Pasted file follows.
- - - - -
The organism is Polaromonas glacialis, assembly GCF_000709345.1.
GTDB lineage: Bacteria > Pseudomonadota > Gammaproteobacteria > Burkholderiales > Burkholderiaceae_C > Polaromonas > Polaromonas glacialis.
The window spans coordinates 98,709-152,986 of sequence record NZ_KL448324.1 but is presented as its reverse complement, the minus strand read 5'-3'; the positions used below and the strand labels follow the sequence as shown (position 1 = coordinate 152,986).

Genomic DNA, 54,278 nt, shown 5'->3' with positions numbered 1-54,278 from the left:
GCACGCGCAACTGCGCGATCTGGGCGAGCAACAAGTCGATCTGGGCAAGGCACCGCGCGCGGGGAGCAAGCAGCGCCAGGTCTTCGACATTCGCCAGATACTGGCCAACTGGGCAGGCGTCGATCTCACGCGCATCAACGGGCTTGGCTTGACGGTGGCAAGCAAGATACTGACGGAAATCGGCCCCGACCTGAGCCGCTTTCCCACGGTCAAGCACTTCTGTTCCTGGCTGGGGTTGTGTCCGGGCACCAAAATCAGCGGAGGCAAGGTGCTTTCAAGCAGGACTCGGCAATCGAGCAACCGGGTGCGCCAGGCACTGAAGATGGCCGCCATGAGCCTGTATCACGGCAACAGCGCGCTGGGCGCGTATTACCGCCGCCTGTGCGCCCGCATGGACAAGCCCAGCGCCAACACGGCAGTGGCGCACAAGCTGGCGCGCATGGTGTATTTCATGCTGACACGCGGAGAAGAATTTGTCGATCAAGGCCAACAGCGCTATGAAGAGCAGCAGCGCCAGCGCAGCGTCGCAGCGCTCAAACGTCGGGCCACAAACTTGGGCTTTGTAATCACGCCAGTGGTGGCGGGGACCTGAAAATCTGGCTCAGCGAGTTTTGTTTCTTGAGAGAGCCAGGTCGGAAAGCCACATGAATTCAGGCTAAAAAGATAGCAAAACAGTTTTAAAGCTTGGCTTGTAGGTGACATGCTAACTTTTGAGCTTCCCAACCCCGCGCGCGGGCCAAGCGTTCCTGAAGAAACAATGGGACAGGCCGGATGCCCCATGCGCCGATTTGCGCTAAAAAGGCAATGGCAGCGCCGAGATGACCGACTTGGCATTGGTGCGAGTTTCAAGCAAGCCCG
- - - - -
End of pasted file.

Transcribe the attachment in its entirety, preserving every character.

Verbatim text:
The organism is Polaromonas glacialis, assembly GCF_000709345.1.
GTDB lineage: Bacteria > Pseudomonadota > Gammaproteobacteria > Burkholderiales > Burkholderiaceae_C > Polaromonas > Polaromonas glacialis.
The window spans coordinates 98,709-152,986 of sequence record NZ_KL448324.1 but is presented as its reverse complement, the minus strand read 5'-3'; the positions used below and the strand labels follow the sequence as shown (position 1 = coordinate 152,986).

Genomic DNA, 54,278 nt, shown 5'->3' with positions numbered 1-54,278 from the left:
GCACGCGCAACTGCGCGATCTGGGCGAGCAACAAGTCGATCTGGGCAAGGCACCGCGCGCGGGGAGCAAGCAGCGCCAGGTCTTCGACATTCGCCAGATACTGGCCAACTGGGCAGGCGTCGATCTCACGCGCATCAACGGGCTTGGCTTGACGGTGGCAAGCAAGATACTGACGGAAATCGGCCCCGACCTGAGCCGCTTTCCCACGGTCAAGCACTTCTGTTCCTGGCTGGGGTTGTGTCCGGGCACCAAAATCAGCGGAGGCAAGGTGCTTTCAAGCAGGACTCGGCAATCGAGCAACCGGGTGCGCCAGGCACTGAAGATGGCCGCCATGAGCCTGTATCACGGCAACAGCGCGCTGGGCGCGTATTACCGCCGCCTGTGCGCCCGCATGGACAAGCCCAGCGCCAACACGGCAGTGGCGCACAAGCTGGCGCGCATGGTGTATTTCATGCTGACACGCGGAGAAGAATTTGTCGATCAAGGCCAACAGCGCTATGAAGAGCAGCAGCGCCAGCGCAGCGTCGCAGCGCTCAAACGTCGGGCCACAAACTTGGGCTTTGTAATCACGCCAGTGGTGGCGGGGACCTGAAAATCTGGCTCAGCGAGTTTTGTTTCTTGAGAGAGCCAGGTCGGAAAGCCACATGAATTCAGGCTAAAAAGATAGCAAAACAGTTTTAAAGCTTGGCTTGTAGGTGACATGCTAACTTTTGAGCTTCCCAACCCCGCGCGCGGGCCAAGCGTTCCTGAAGAAACAATGGGACAGGCCGGATGCCCCATGCGCCGATTTGCGCTAAAAAGGCAATGGCAGCGCCGAGATGACCGACTTGGCATTGGTGCGAGTTTCAAGCAAGCCCG